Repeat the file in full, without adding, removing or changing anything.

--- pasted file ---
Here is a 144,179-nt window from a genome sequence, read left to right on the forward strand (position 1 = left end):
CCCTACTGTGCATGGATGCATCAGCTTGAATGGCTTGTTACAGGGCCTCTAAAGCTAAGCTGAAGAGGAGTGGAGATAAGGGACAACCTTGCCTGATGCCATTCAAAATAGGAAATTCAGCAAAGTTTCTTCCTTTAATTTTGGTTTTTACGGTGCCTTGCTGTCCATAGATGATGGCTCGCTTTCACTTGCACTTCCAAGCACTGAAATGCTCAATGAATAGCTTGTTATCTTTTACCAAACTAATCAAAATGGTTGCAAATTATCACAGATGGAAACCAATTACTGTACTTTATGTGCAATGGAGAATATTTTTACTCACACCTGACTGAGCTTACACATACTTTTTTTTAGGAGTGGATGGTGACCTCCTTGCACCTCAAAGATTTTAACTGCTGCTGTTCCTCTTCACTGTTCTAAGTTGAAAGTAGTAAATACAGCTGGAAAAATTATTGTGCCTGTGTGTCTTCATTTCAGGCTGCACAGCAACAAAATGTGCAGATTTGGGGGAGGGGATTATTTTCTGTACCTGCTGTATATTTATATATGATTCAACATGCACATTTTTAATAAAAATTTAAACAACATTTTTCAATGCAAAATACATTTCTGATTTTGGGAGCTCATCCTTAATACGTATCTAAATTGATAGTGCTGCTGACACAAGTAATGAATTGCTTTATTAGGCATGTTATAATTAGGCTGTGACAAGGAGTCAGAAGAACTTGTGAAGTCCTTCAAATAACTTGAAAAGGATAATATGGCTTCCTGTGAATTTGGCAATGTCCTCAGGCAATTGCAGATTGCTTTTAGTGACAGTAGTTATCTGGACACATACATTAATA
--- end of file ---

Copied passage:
Here is a 144,179-nt window from a genome sequence, read left to right on the forward strand (position 1 = left end):
CCCTACTGTGCATGGATGCATCAGCTTGAATGGCTTGTTACAGGGCCTCTAAAGCTAAGCTGAAGAGGAGTGGAGATAAGGGACAACCTTGCCTGATGCCATTCAAAATAGGAAATTCAGCAAAGTTTCTTCCTTTAATTTTGGTTTTTACGGTGCCTTGCTGTCCATAGATGATGGCTCGCTTTCACTTGCACTTCCAAGCACTGAAATGCTCAATGAATAGCTTGTTATCTTTTACCAAACTAATCAAAATGGTTGCAAATTATCACAGATGGAAACCAATTACTGTACTTTATGTGCAATGGAGAATATTTTTACTCACACCTGACTGAGCTTACACATACTTTTTTTTAGGAGTGGATGGTGACCTCCTTGCACCTCAAAGATTTTAACTGCTGCTGTTCCTCTTCACTGTTCTAAGTTGAAAGTAGTAAATACAGCTGGAAAAATTATTGTGCCTGTGTGTCTTCATTTCAGGCTGCACAGCAACAAAATGTGCAGATTTGGGGGAGGGGATTATTTTCTGTACCTGCTGTATATTTATATATGATTCAACATGCACATTTTTAATAAAAATTTAAACAACATTTTTCAATGCAAAATACATTTCTGATTTTGGGAGCTCATCCTTAATACGTATCTAAATTGATAGTGCTGCTGACACAAGTAATGAATTGCTTTATTAGGCATGTTATAATTAGGCTGTGACAAGGAGTCAGAAGAACTTGTGAAGTCCTTCAAATAACTTGAAAAGGATAATATGGCTTCCTGTGAATTTGGCAATGTCCTCAGGCAATTGCAGATTGCTTTTAGTGACAGTAGTTATCTGGACACATACATTAATA